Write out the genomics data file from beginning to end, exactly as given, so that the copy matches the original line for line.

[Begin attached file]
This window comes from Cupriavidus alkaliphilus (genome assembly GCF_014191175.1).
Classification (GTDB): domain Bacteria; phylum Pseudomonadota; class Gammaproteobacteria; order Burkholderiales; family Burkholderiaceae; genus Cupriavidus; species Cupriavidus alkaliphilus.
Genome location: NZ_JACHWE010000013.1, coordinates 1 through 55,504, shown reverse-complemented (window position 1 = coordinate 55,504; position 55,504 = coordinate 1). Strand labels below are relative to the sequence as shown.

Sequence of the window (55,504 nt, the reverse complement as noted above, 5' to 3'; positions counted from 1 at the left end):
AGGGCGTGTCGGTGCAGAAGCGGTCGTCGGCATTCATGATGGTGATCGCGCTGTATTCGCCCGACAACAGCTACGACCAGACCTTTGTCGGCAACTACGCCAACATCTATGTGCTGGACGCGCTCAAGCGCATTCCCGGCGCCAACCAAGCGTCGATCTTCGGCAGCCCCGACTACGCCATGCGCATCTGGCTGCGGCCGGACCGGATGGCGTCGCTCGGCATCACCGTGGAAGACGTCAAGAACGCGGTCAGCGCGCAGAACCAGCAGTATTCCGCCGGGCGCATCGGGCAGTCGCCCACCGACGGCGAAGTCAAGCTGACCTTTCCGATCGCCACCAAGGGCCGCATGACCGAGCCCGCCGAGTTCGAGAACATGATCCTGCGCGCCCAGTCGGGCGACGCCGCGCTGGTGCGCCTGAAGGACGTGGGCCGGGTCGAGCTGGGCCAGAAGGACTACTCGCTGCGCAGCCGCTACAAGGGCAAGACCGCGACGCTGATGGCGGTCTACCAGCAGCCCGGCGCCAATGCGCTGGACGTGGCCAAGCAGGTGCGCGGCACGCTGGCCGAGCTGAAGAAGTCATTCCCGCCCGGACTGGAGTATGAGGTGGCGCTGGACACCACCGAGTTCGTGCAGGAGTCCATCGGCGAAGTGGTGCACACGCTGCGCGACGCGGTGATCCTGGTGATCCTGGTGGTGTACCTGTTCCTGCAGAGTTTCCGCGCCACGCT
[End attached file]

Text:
This window comes from Cupriavidus alkaliphilus (genome assembly GCF_014191175.1).
Classification (GTDB): domain Bacteria; phylum Pseudomonadota; class Gammaproteobacteria; order Burkholderiales; family Burkholderiaceae; genus Cupriavidus; species Cupriavidus alkaliphilus.
Genome location: NZ_JACHWE010000013.1, coordinates 1 through 55,504, shown reverse-complemented (window position 1 = coordinate 55,504; position 55,504 = coordinate 1). Strand labels below are relative to the sequence as shown.

Sequence of the window (55,504 nt, the reverse complement as noted above, 5' to 3'; positions counted from 1 at the left end):
AGGGCGTGTCGGTGCAGAAGCGGTCGTCGGCATTCATGATGGTGATCGCGCTGTATTCGCCCGACAACAGCTACGACCAGACCTTTGTCGGCAACTACGCCAACATCTATGTGCTGGACGCGCTCAAGCGCATTCCCGGCGCCAACCAAGCGTCGATCTTCGGCAGCCCCGACTACGCCATGCGCATCTGGCTGCGGCCGGACCGGATGGCGTCGCTCGGCATCACCGTGGAAGACGTCAAGAACGCGGTCAGCGCGCAGAACCAGCAGTATTCCGCCGGGCGCATCGGGCAGTCGCCCACCGACGGCGAAGTCAAGCTGACCTTTCCGATCGCCACCAAGGGCCGCATGACCGAGCCCGCCGAGTTCGAGAACATGATCCTGCGCGCCCAGTCGGGCGACGCCGCGCTGGTGCGCCTGAAGGACGTGGGCCGGGTCGAGCTGGGCCAGAAGGACTACTCGCTGCGCAGCCGCTACAAGGGCAAGACCGCGACGCTGATGGCGGTCTACCAGCAGCCCGGCGCCAATGCGCTGGACGTGGCCAAGCAGGTGCGCGGCACGCTGGCCGAGCTGAAGAAGTCATTCCCGCCCGGACTGGAGTATGAGGTGGCGCTGGACACCACCGAGTTCGTGCAGGAGTCCATCGGCGAAGTGGTGCACACGCTGCGCGACGCGGTGATCCTGGTGATCCTGGTGGTGTACCTGTTCCTGCAGAGTTTCCGCGCCACGCT